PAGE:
Sites like Daring Fireball (the clear winner and model website, in my opinion), Macintouch and SixColors manage to run their site profitably (I presume) without killing the end-user’s browsing experience (see results below). All three of those pages load virtually instantly and are a pleasure to read, with or without an ad blocker—which is why I whitelisted them in Ad Blocker.
I want all of these sites to make money, it’s what keeps them offering up great content for free. But when it comes at the expense of the user experience, it’s self-defeating. If I don’t block the ads to make the site tolerable, I’m just not going to visit the site at all.
I’ve written about this topic a few times in the past, but I recently had the need to stop Time Machine backups from occurring for a period of time, but I didn’t want to completely shut off Time Machine—for fear that I would forget to turn it back on and it would be weeks before I noticed.
There’s an easy way to manage the schedule of Apple’s Time Machine, which by default backs up everything every hour. That’s a bit too often to back things up if you’re not constantly saving loads of data to your drive. Plus Time Machine can soak-up a lot of power and network bandwidth while working if there’s a lot to back up.
TimeMachineEditor (free, donations welcomed) is a fantastic little tool that offers three distinct ways to edit Time Machine’s backup schedule.
Interval – Allows you to simply set a time interval to have Time Machine back up your files, such as every 3 hours, etc.
Calendar Intervals – Allows for a more complex scheduling of backups. As you can see above, you can schedule specific (down to the minute), multiple daily and weekly backup times.
When Inactive – Allows Time Machine to back up your files whenever you’re not using it. This is my preferred setting.
No matter which setting you choose, TimeMachineEditor also offers the option to NOT run backups between user-specified times. I have mine set to the middle of the night to morning, since it’s likely nothing new will have been added for quite a while before and after that.
Because this is simply setting some parameters for Apple’s Time Machine app, you can still use Apple’s Time Machine menubar widget to “Back Up Now” and “Enter Time Machine” whenever you wish.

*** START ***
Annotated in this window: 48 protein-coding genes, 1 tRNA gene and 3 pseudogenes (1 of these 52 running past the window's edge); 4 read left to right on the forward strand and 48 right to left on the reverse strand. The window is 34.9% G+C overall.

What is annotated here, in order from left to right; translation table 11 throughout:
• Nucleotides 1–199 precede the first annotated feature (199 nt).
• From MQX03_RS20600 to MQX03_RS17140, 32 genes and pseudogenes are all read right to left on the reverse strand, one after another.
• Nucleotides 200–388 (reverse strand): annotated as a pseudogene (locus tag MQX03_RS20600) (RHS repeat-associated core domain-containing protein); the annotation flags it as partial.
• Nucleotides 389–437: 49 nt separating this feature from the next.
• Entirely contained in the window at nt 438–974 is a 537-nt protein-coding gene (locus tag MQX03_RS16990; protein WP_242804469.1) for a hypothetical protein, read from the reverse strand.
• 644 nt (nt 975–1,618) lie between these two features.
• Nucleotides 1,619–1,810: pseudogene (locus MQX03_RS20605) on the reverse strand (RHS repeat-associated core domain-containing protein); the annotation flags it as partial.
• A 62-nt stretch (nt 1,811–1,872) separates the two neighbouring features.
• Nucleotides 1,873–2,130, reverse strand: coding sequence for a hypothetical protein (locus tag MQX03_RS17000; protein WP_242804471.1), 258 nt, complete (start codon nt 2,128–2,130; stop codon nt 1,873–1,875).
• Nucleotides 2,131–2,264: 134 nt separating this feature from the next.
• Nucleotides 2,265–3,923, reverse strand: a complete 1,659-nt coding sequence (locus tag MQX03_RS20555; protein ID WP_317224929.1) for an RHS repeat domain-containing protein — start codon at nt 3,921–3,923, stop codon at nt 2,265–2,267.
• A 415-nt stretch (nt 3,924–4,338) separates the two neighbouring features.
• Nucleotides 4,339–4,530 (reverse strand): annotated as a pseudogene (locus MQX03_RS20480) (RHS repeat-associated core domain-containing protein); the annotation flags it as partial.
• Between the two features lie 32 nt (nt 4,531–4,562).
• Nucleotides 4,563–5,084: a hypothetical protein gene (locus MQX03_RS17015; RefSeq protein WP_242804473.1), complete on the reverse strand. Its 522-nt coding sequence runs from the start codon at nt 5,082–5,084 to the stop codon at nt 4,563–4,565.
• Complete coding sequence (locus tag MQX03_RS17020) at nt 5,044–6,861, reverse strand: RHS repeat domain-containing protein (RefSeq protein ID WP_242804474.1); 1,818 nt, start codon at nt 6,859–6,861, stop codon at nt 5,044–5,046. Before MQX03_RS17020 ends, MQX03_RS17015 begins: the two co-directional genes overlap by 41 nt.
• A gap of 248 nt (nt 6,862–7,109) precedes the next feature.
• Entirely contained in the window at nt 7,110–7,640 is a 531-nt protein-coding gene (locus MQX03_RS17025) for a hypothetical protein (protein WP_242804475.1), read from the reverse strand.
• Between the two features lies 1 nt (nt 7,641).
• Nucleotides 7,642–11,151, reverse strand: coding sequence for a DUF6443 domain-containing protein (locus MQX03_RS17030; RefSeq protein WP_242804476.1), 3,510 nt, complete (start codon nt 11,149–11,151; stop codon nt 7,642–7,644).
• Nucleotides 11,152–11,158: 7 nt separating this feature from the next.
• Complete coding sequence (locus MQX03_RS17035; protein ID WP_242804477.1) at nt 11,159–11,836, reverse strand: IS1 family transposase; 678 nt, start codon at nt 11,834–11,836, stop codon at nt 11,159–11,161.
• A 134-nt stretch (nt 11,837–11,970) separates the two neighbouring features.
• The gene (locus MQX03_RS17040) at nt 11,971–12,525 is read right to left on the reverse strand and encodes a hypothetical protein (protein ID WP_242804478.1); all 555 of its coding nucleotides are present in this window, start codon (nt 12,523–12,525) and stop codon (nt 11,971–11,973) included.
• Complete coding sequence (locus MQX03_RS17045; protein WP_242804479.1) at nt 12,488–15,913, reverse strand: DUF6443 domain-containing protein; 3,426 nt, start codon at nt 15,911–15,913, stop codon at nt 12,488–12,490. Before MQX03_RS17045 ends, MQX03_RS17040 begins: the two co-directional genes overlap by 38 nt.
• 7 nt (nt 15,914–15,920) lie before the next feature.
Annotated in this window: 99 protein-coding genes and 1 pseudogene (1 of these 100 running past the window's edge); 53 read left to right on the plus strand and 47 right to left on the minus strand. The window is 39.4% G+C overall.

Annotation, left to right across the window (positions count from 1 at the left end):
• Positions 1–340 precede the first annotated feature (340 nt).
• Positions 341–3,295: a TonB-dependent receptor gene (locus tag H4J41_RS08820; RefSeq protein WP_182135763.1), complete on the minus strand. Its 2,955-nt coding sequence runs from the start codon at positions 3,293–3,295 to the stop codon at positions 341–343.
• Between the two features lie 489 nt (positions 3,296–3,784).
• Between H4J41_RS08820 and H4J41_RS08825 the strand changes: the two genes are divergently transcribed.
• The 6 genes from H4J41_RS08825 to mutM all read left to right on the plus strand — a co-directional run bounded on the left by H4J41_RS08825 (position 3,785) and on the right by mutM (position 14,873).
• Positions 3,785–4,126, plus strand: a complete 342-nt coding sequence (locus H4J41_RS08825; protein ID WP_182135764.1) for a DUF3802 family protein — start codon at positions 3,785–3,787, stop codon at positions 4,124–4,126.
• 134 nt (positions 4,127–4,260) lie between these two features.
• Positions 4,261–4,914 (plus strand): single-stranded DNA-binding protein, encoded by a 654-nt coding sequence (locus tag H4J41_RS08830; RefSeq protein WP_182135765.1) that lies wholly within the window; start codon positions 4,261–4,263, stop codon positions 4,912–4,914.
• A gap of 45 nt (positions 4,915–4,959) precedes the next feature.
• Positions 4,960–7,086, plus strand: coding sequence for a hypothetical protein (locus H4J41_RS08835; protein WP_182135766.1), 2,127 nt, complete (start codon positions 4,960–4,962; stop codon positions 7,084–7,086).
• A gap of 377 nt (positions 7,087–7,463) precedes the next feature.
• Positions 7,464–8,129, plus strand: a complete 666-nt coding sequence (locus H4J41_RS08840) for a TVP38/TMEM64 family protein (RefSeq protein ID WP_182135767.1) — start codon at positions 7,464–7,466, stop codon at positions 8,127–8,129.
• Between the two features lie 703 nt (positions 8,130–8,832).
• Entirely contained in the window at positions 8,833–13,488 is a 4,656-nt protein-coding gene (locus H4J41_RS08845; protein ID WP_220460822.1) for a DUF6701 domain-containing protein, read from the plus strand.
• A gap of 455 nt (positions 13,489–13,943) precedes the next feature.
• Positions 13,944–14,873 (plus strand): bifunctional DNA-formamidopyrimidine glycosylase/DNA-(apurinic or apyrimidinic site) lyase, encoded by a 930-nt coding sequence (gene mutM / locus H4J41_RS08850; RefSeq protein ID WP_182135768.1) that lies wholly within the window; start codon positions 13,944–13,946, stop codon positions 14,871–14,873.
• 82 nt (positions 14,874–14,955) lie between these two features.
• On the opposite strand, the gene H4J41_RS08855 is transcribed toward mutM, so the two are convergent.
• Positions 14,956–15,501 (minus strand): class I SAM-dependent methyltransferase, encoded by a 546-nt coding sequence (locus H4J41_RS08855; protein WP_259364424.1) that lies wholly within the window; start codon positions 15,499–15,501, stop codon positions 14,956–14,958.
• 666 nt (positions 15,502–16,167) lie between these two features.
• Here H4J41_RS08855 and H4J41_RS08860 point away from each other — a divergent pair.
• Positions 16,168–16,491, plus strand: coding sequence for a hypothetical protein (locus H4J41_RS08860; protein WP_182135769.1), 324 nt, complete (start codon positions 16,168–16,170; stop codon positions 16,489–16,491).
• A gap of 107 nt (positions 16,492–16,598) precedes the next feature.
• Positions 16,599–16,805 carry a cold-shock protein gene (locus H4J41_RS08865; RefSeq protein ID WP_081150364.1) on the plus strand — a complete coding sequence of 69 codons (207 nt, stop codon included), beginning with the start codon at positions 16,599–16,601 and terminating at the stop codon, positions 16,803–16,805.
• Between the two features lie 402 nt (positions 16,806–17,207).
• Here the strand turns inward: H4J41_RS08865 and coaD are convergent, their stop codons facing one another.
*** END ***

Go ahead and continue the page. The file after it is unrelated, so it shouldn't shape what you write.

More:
I love this little utility. It’s been around for years and has always worked flawlessly for me.
If I had to place a bet on a major change in Apple’s approach to podcasting, I’d place it on adding money to the equation.
Jason Snell over at SixColors covers a lot of Podcasting history in this article, and I think it’s all pretty much spot-on.
Apple has a virtual monopoly when it comes to Podcasting—pretty much owning the distribution of them with iTunes, and with a huge portion of the overall audience using an iPhone and Podcast app to listen to them. The only thing left for Apple to do in this arena is figure out a way to make more money.
OWC is accepting pre-orders for their Thunderbolt 3 Dock, due to ship in February, starting at $280 (depends on the length of the Thunderbolt cable you want included). The Dock is obviously in response to Apple’s latest MacBook Pro announcement I wrote about yesterday.
In yesterday’s rant, I mentioned some would have to spend upwards of $200 for dongles to gain the ports they found necessary. The OWC Dock is a bit more than that, but also gives you significantly more options than straight dongles from Apple.
As you can see in the image above, the OWC Thunderbolt 3 Dock includes plenty of ports. 5 USB 3 ports, Firewire 800, Ethernet, Display Port, audio-in and SD Card slot are included, along with two Thunderbolt ports capable of driving 4K displays. And the device is powered, so it can charge your iPhone.
OWC’s Thunderbolt 3 Dock comes in Space Gray or Silver, and cable length varies between .5 meter 40Gb/s transfer speed and 2 meter 20Gb/s.
Apple recently released new MacBook Pro models with great hype. As someone who is in the market for a new Mac in the next year, I watched the keynote with a pretty good amount of excitement and anticipation.
At the conclusion of Apple’s keynote presentation, I found myself staring at the screen with a dazed and confused look on my face.